Date Time

Star and Planet Locator (aka Planisphere)

Pole star Horizon

Celestial Sphere

• The stars can be mapped on the inside of the sphere.

• Positions correspond to points over locations on earth.

– North Pole (center) – Equator (circle around center) • The earth turns under the stars, so the stars turn on the planisphere


• The sun blocks star light during the day.

• The earth blocks stars too far to the south.

• The


is the line of the ground for an observer.

• A star finder provides a cover that act as the horizon.

You use a different cover depending on your latitude

• The planisphere’s wheel turns to set the day and time for the observer.


• Stars “move” East to West over the course of one Night (in circle about the North Star) • Stars “move” East to West by 2 hours per month and “return” to the same position after one Year • It’s just caused by Earth’s daily spin and yearly orbit about the Sun

Latitude and declination

• •


Latitude measures the number of degrees north or south of the Equator. DeKalb is at 42º N latitude.

The angle of Polaris to the north horizon gives the observer’s latitude.

• • •


Stars have a north-south position called the which is similar to the idea of latitude


Polaris has a declination of 90º N.

Stars over the Equator have a declination of 0º.

Longitude and Right Ascension


Longitude measures the number of degrees east or west of the Meridian. DeKalb is at 89º W longitude.

• •

Right Ascension

Stars have an east-west position called the

right ascension

which corresponds to the longitude of that star.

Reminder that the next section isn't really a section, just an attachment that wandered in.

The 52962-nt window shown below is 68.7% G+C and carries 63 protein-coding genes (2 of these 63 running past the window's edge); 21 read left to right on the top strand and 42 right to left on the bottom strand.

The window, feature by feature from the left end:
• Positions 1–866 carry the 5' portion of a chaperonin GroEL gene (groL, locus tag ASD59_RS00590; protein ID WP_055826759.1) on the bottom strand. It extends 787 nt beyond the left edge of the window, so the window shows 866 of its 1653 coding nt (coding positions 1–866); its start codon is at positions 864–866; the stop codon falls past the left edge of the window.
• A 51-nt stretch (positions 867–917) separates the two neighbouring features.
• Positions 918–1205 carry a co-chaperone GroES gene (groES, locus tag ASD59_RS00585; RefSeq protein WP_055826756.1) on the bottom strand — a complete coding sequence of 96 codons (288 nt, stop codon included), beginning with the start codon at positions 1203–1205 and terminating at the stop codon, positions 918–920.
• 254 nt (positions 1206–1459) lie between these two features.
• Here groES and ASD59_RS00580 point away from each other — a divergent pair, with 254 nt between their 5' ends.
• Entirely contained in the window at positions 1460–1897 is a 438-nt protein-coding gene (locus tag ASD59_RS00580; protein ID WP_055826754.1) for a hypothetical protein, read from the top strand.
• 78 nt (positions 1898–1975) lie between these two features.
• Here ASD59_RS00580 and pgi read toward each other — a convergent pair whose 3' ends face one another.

The vernal (spring) equinox is used to set the meridian in the sky.

• The earth is tilted 23º on its axis.

• The equator is not in line with the orbit of the Earth, sun, moon and planets.

• The Earth, sun, moon and planets follow an imaginary line called the ecliptic (indicated by dashes on a Planisphere)


• The Plane of the Ecliptic is illustrated in this Clementine star tracker camera image which reveals (from right to left) the Moon lit by Earthshine, the Sun's corona rising over the Moon's dark limb, and the planets Saturn, Mars, and Mercury.


Saturn all night long

• January 13, 2005, was a special date for Saturn because that's when it is closest to Earth: only 750 million miles away, compared to a maximum distance of almost a billion miles. • This makes Saturn unusually big and bright.

Saturn all night long

• An astronomer would say "Saturn is at opposition" because Saturn and the sun are on


sides of the sky. Earth and Saturn are closest together at opposition • Happens every 13 months

Saturn all night long

• Where to find Saturn in mid-January, 2005

Comet Machholz all night long

• Can see Comet Machholz clearly with binoculars, maybe even naked-eye!

• How to recognize the comet (next slide)

Comet Machholz all night long

• Comet Machholz to the right of the Pleiades star cluster • Notice comet’s brightness and extent compared to point like stars

Equatorial mount on radio telescope

Polaris Declination track Polar axis Right ascension track

Antenna Receiver

Green Bank 140 ft

Equatorial mount on Celestron14 (as in Davis Hall Observatory, NIU)

To Polaris To Polaris

Antenna Receiver

Prof. Hedin’s Points to Remember!!

Next 2 slides:

What to Remember - NS

• • • Polaris (the North Star) doesn’t “move” due to the Earth’s rotation. The angle of Polaris to the north horizon gives the observer’s latitude Polaris Location Latitude directly overhead 90 0 N (NP) about halfway up 42 0 N (DK) on horizon 0 0 (Equator) below horizon Southern hemisphere Other stars “move” in circles about Polaris. 1 day to complete circle. Angle between star and Polaris gives declination (N-S location)

What to Remember - EW

• • • • What time during the day a star rises, is overhead, and sets changes with the seasons look up on Star Chart (right ascension is the East-West location) Changes 2 hours/month Only on the Equator can all stars be viewed from a single location